Just as important, not only do countries have unique cultures, but teams and organizations do, too. Before partaking in any negotiation, you should take the time to study the context and the person on the other side of the bargaining table, including the various cultures to which he belongs—whether the culture of France, the culture of engineering, or his particular company’s corporate culture. The more you know about the client, the better off you will do in any negotiation.

In this cross cultural conflict negotiation example, we see that the negotiator has learned after the fact that her Indian counterpart would have appreciated a slower pace with more opportunities for relationship building. She seems to have run into the second issue: Using time efficiently in the course of negotiations is generally valued in the United States, but in India, there is often a greater focus on building relationships early in the process. By doing research on the clients cultural prototypes, they can adjust their negotiation strategy and give themselves a better chance at creating a valuable negotiation experience for both themselves and their counterpart.

As this business negotiator has observed, cultural differences can represent barriers to reaching an agreement in negotiation. But remember that differences also can be opportunities to create valuable agreements. This suggests that cross-cultural conflict negotiations may be particularly rife with opportunities for counterparts to capitalize on different preferences, priorities, beliefs, and values.

Related Article: Dealing with Difficult People – The Right Way to Regulate Emotion – Knowing how to correctly project emotion at the bargaining table is a negotiation skill that the best negotiators have mastered. How do emotions change negotiation strategy and what negotiating skills and negotiation tactics can bargainers use involving emotions at the negotiation table? This article offers some negotiation skills advice and bargaining tips based on negotiation research.

Do you have any advice on how to solve cultural conflict? What experiences have you had that might help our other readers? We would love to hear from you.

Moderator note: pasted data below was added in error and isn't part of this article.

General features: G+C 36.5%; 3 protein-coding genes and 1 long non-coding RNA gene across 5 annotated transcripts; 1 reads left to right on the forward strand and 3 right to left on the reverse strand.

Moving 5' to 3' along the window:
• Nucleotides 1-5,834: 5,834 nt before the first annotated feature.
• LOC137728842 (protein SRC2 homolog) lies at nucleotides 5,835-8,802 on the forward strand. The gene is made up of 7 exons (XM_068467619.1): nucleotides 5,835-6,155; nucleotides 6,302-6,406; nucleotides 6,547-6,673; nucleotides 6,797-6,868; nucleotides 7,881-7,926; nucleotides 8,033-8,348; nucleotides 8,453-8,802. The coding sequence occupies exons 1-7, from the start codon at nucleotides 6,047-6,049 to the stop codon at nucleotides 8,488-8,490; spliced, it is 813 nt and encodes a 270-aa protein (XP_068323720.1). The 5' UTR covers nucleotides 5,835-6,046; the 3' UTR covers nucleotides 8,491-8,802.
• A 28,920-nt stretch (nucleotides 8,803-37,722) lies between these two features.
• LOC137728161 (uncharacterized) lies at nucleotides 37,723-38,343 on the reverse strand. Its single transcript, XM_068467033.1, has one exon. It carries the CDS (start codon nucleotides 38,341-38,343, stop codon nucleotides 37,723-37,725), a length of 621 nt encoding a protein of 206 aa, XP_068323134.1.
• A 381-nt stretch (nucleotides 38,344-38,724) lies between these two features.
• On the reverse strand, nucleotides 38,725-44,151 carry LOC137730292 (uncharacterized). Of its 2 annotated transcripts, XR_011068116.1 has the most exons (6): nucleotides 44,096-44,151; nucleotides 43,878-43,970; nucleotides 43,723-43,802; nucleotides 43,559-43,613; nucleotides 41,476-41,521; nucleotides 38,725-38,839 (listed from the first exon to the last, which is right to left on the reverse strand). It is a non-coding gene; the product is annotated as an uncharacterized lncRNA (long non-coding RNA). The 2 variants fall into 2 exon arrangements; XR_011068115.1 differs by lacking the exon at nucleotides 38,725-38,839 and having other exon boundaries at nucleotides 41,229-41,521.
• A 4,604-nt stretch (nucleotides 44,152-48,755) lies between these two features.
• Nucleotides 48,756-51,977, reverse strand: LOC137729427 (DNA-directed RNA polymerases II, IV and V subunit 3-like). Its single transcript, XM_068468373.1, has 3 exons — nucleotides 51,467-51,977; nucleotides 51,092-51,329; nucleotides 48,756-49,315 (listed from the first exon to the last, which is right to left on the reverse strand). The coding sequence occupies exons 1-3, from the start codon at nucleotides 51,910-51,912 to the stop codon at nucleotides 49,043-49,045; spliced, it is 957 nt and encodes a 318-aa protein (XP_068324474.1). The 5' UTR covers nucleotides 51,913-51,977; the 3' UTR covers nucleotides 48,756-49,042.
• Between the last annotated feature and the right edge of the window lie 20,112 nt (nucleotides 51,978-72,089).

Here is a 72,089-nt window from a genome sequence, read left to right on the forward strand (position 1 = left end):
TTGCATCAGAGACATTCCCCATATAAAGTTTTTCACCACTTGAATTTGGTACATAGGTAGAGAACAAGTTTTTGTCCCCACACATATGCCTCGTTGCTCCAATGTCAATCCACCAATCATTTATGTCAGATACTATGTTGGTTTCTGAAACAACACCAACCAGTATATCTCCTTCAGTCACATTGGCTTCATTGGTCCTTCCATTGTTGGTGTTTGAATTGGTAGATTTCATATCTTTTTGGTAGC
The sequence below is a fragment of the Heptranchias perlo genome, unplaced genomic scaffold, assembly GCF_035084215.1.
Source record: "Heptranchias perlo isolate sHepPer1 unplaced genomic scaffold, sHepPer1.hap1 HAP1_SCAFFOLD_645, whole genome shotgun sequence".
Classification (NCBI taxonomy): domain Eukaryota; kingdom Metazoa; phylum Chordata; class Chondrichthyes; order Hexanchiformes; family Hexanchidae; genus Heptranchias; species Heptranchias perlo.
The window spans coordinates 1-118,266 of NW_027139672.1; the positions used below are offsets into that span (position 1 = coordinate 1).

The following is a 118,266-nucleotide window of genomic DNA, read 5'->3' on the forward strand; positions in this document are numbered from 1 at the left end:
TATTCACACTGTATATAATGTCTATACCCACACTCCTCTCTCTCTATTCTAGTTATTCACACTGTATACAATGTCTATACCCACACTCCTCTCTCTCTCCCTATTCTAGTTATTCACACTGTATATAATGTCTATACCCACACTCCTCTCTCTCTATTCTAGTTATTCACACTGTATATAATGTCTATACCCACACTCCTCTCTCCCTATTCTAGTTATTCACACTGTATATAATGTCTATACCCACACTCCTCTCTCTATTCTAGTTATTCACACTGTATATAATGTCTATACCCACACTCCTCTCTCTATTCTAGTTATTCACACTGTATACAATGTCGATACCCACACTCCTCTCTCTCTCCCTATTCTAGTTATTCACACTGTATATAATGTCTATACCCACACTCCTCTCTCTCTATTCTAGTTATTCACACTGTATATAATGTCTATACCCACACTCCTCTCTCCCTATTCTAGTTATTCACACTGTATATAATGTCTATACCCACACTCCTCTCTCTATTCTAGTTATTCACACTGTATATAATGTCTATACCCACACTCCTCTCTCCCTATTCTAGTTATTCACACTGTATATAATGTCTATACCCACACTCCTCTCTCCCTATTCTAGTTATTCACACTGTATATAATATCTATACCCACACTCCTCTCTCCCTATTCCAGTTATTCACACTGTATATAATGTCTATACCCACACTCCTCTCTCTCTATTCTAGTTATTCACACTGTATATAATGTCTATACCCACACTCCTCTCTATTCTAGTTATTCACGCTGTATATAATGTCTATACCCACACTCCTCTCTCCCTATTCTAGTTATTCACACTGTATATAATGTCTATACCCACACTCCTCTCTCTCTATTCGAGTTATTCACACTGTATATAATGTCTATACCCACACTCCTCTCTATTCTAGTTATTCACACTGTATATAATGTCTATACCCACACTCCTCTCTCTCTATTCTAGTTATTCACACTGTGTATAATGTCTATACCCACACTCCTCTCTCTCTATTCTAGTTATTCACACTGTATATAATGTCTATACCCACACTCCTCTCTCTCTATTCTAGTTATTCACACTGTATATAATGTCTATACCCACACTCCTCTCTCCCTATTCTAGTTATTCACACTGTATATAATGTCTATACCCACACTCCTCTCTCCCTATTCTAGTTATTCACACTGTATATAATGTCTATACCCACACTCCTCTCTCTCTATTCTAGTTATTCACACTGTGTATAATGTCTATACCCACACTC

Adapted from “Dear Negotiation Coach: Crossing Cultures in Negotiation,” by Francesca Gino (Associate Professor, Harvard Business School), first published in the Negotiation newsletter, September 2013.

In our FREE special report from the Program on Negotiation at Harvard Law School – The New Conflict Management: Effective Conflict Resolution Strategies to Avoid Litigation – renowned negotiation experts uncover unconventional approaches to conflict management that can turn adversaries into partners.

Originally published 2014.

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10 Responses to “How to Resolve Cultural Conflict: Overcoming Cultural Barriers at the Negotiation Table”

  • Hideyuki T.

    I am in agreement that it is critical to take time to study the context and the person. However, in an inter-cultural communication, it is difficult to assess the value or meaning of a specific behaviour or thoughts of the other party from your own point of view, which has been formed in a specific cultural background. That is, you see it but you do not recognized it.

  • Dmitry M.

    Many thanks for describing and comparing all the points. They are crutial, valuable and worth to study and use in the field. Having experience I have got working for the International Criminal Court in the Hague the Netherlands with colleagues from all over the world I absolutely agree with all the information presented.

  • Nicholas H.